Cyclical Risk

AAA

DEFINITION of 'Cyclical Risk'

The risk of business cycles or other economic cycles adversely affecting the returns of an investment, an asset class or an individual company's profits. Cyclical risks exist because the broad economy has been shown to move in cycles – periods of peak performance followed by a downturn, then a trough of low activity. Between the peak and trough of a business or other economic cycle, investments may fall in value to reflect the uncertainty surrounding future returns as compared with the recent past.

Cyclical risk can also be tied to inflationary risks, as some investors consider inflation to be cyclical in nature.

INVESTOPEDIA EXPLAINS 'Cyclical Risk'

Cyclical risk does not typically have a tangible measure, but instead is reflected in the prices or valuations of assets that are deemed to have higher or lower cyclical risks than the market. For example, certain stocks are considered cyclical because company net earnings tend to rise and fall with the business cycle and may be volatile from peak to trough.

These stocks will typically sell off (fall in price) when the economy first shows signs of a slowdown, and therefore earnings valuations will fall compared to the broad market. Conversely, cyclical stocks will typically rise faster than the broad market when the economy is coming out of the trough period of the business cycle, as these stocks are now seen as able to grow earnings faster in the near future.

Cyclical risk of inflation can be somewhat mitigated by purchasing inflation-protected securities or through the use of derivatives.

RELATED TERMS
  1. Business Cycle

    The fluctuations in economic activity that an economy experiences ...
  2. Systematic Risk

    The risk inherent to the entire market or entire market segment. ...
  3. Toppy

    A slang term used when markets are reaching highs that are unstable, ...
  4. Cyclical Stock

    An equity security whose price is affected by ups and downs in ...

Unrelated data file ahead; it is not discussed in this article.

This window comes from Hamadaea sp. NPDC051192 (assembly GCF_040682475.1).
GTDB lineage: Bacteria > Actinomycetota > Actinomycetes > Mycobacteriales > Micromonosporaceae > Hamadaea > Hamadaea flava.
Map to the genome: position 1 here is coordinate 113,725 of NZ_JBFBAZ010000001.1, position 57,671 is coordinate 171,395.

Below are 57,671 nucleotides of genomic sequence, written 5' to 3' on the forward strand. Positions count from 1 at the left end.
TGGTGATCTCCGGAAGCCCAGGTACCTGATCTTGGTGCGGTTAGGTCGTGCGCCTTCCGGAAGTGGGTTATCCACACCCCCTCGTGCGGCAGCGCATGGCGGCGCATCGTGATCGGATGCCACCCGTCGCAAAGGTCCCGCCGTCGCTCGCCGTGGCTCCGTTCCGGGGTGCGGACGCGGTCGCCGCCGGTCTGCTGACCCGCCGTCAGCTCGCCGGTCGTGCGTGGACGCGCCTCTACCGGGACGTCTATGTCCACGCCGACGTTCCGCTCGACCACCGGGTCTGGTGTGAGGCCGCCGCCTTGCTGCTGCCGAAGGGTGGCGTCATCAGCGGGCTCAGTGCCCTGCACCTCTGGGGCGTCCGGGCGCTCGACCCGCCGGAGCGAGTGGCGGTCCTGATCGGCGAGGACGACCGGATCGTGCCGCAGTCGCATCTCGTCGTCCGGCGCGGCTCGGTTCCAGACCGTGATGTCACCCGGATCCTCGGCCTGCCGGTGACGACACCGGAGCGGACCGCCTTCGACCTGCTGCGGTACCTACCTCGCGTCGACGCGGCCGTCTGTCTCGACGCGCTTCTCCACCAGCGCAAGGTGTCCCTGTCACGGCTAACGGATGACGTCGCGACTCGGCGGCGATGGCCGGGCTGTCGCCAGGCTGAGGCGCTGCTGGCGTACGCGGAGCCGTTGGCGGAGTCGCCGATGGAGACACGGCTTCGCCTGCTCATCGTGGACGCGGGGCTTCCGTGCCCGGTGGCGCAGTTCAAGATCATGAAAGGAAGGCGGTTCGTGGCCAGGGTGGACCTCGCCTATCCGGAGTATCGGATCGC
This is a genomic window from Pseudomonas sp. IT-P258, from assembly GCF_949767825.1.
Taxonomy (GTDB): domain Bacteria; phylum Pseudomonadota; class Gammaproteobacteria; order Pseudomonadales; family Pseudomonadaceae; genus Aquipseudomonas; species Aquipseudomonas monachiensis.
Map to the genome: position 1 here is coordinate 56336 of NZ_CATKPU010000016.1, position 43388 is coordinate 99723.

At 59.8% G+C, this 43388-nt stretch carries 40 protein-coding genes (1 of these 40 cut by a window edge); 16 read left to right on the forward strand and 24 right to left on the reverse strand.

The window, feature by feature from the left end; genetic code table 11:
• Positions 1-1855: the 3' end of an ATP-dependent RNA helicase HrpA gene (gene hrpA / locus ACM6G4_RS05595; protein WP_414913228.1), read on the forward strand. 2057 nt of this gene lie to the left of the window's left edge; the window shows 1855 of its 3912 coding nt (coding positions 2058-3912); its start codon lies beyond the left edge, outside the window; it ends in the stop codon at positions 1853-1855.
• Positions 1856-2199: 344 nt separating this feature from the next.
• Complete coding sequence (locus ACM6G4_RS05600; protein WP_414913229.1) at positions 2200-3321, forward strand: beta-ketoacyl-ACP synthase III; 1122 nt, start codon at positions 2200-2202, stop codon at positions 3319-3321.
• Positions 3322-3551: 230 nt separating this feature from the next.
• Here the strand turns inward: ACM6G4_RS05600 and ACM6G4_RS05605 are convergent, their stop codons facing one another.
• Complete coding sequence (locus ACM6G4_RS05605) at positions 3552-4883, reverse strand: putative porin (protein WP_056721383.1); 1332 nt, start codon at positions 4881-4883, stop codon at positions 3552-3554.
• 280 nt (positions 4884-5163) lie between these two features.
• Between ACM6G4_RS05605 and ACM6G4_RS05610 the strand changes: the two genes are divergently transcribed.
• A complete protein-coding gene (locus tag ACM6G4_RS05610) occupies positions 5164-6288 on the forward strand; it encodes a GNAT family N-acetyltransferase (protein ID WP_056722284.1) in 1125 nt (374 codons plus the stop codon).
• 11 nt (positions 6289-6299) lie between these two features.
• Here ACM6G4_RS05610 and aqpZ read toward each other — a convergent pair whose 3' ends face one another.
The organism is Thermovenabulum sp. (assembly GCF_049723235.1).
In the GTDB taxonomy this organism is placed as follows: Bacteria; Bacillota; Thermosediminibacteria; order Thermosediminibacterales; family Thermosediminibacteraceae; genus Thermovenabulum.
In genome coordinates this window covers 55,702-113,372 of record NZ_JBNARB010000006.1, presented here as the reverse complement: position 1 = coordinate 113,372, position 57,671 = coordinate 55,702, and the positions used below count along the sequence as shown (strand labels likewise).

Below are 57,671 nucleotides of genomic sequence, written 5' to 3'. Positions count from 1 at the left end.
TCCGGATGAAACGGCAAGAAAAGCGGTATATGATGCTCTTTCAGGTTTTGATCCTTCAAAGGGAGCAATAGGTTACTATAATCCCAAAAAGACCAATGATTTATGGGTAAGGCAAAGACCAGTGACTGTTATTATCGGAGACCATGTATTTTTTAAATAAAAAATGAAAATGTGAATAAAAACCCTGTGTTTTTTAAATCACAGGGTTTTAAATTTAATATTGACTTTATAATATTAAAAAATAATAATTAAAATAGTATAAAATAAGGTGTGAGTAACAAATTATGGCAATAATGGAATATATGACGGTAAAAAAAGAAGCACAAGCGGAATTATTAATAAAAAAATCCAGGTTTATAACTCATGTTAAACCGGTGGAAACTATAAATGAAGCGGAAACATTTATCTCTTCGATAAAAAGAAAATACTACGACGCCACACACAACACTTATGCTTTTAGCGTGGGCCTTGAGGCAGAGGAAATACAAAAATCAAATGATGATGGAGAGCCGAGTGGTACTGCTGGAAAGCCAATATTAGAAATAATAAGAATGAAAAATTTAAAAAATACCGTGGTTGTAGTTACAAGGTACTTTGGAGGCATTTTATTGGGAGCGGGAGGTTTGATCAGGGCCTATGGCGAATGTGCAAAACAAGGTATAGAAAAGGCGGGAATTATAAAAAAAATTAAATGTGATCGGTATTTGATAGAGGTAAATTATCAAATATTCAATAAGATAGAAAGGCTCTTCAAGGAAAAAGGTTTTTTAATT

5. Diversification

    A risk management technique that mixes a wide variety of investments ...
  6. Procyclic

    A condition of positive correlation between the value of a good, ...
Related Articles
  1. The Ups And Downs Of Investing In Cyclical ...
    Investing

    The Ups And Downs Of Investing In Cyclical ...

  2. Great Company Or Growing Industry?
    Markets

    Great Company Or Growing Industry?

  3. Peter Lynch On Playing The Market
    Active Trading

    Peter Lynch On Playing The Market

  4. Recession: What Does It Mean To Investors?
    Active Trading Fundamentals

    Recession: What Does It Mean To Investors?

Hot Definitions
  1. Leading Indicator

    A measurable economic factor that changes before the economy starts to follow a particular pattern or trend. Leading indicators ...
  2. Wage-Price Spiral

    A macroeconomic theory to explain the cause-and-effect relationship between rising wages and rising prices, or inflation. ...
  3. Accelerated Depreciation

    Any method of depreciation used for accounting or income tax purposes that allows greater deductions in the earlier years ...
  4. Call Risk

    The risk, faced by a holder of a callable bond, that a bond issuer will take advantage of the callable bond feature and redeem ...
  5. Parity Price

    When the price of an asset is directly linked to another price. Examples of parity price are: 1. Convertibles - the price ...
  6. Earnings Multiplier

    An adjustment made to a company's P/E ratio that takes into account current interest rates. The earnings multiplier is used ...
Trading Center